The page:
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  • Provenance

    Mildred Constantine; Ex-Libris, New York; Allan Frumkin Gallery, Chicago

  • Exhibited

    London, Hayward Gallery, Tina Modotti & Edward Weston: The Mexico Years, 29 April - 1 August 2004

  • Literature

    M. Constantine, Tina Modotti: A Fragile Life, New York : Rizzoli, 1983, p. 142; M. Hooks, Tina Modotti: Radical Photographer, 1993, p. 190; M. Hooks, Tina Modotti: Photographer and Revolutionary, London: Pandora, 1993, p. 190; S. Lowe, Tina Modotti, Photographs, New York: Harry N. Abrams, 1998, p. 108 (variant); Tina Modotti & Edward Weston: The Mexico Years, exh. cat., Hayward Gallery, London, 2004, p. 32, pl. 45; M. Hooks, Tina Modotti (Phaidon 55s), London: Phaidon, 2006, p. 40

  • Catalogue Essay

    Tina Modotti arrived in Mexico with Edward Weston in 1923. They were among the many artists who crossed the border, lured by the promise of what later became known as the ‘Mexican Renaissance’, and the rumour of a new democracy. The government were purposely trying to gratify the masses and wanted to be seen to patronize the arts. An obvious sign of this was their commissioning of artists to decorate the public buildings with vibrant murals expressing cultural identity.

    Before the 1920s, not surprisingly, photography in Mexico played its traditional roles fulfilling the functional mechanical practice – it was a recorder of public heritage and a tool of journalism. The presence of Modotti and Weston transformed the camera’s purpose from scientific to artistic. They produced ‘objects’ of beauty, pushing the boundaries of modernism, purposely striving to create works which broke away with a defined sensuality from what had gone before. The difference between Modotti and Weston was that she needed and desired the transmittance of her political beliefs with a visceral passion; her skill as an artist and her sympathy for the well-being of the Mexican people was interlocked.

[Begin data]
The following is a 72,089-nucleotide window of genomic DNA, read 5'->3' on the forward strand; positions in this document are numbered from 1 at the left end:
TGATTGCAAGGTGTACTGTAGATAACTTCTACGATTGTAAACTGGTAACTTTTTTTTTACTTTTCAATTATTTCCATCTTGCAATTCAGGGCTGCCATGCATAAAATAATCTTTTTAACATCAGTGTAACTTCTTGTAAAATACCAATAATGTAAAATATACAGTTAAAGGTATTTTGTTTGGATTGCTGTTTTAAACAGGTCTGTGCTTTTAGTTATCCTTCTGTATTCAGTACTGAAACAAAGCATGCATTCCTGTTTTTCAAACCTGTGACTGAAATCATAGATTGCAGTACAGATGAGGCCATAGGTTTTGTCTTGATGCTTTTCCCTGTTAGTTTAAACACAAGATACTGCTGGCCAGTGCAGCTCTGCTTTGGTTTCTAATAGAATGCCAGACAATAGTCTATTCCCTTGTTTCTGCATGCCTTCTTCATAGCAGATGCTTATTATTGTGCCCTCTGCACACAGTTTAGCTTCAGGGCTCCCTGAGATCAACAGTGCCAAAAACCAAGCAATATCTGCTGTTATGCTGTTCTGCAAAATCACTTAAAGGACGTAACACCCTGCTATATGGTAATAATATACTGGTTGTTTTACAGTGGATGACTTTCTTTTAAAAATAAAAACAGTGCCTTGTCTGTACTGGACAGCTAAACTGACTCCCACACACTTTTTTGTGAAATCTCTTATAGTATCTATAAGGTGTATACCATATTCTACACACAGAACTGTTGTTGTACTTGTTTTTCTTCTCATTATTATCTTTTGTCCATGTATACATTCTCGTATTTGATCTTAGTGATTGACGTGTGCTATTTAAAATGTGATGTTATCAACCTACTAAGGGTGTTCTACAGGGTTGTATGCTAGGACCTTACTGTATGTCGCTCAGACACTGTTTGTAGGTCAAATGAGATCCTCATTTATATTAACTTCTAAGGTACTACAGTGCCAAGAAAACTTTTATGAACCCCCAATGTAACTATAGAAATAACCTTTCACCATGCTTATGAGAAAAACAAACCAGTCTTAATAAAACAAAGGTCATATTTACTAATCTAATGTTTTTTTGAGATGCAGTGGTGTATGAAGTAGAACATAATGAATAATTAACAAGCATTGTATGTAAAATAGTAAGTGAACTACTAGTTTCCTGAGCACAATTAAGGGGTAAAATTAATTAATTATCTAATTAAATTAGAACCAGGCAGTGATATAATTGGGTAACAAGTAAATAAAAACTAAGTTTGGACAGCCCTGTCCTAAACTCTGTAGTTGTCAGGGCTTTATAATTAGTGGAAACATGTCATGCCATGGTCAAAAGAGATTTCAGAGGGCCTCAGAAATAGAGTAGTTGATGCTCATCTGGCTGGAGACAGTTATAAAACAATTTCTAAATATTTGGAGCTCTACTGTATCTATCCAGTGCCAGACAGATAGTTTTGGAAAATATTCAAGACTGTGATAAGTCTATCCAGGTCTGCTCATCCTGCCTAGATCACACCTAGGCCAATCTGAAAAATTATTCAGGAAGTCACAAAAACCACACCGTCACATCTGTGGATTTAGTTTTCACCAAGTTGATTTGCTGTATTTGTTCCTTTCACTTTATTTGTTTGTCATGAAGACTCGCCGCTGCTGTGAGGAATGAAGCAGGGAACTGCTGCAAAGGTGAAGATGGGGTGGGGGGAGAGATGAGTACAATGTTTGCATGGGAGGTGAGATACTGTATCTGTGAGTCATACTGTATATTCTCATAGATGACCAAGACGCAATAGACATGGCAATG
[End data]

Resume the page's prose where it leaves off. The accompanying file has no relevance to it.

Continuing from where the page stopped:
In 1929 Tina Modotti met Louis Bunin, a Russian-born painter and puppeteer who had come to Mexico to be an apprentice to Diego Riviera. What began was a collaboration out of which came the pure reflection of duality which exists in Modotti’s photographs. In Hands of the Puppeteer, all her usual concerns are noted – attention to the nuance of shadow, dramatic light and shade, contrast of texture, the creation of a sinuous tension. In terms of craft, the print is also printed full bleed, another characteristic of Modotti’s work (like Weston, she believed that a carefully considered composition and good printing were the foundations of a true photograph). The image is also a political metaphor – the close-up of the hands symbolizing those in power strategically pulling the strings from above of those below. Puppetry was a social pleasure which could supposedly be enjoyed without segregation, but in this image Modotti’s revolutionary hopes are seen to have wained. The promise of peasant reform and autonomy for the working classes seemed distant with disappointment in the reported re-emerging right-wing government and evidence of the growing exploitation of the ethnic and working classes. In this work Modotti invests all her heart-felt beliefs and reasons for being – as much as anything it is symbolic of her own conflict between art and life.

THOMAS WALTHER COLLECTION

19

Hands of the Puppeteer, Mexico

1929
Gelatin silver print.
19 x 23.7 cm (7 1/2 x 9 3/8 in).
‘Le mani del burattinaio no. 3 (1926)’ typed on a label, annotated ‘Originale’ in pencil in an unidentified hand and Vittorio Vidali’s ‘Comandancia General’ Fifth Regiment stamp on the verso.

Estimate
£40,000 - 50,000 

Sold for £61,250

Photographs

3 November 2011
London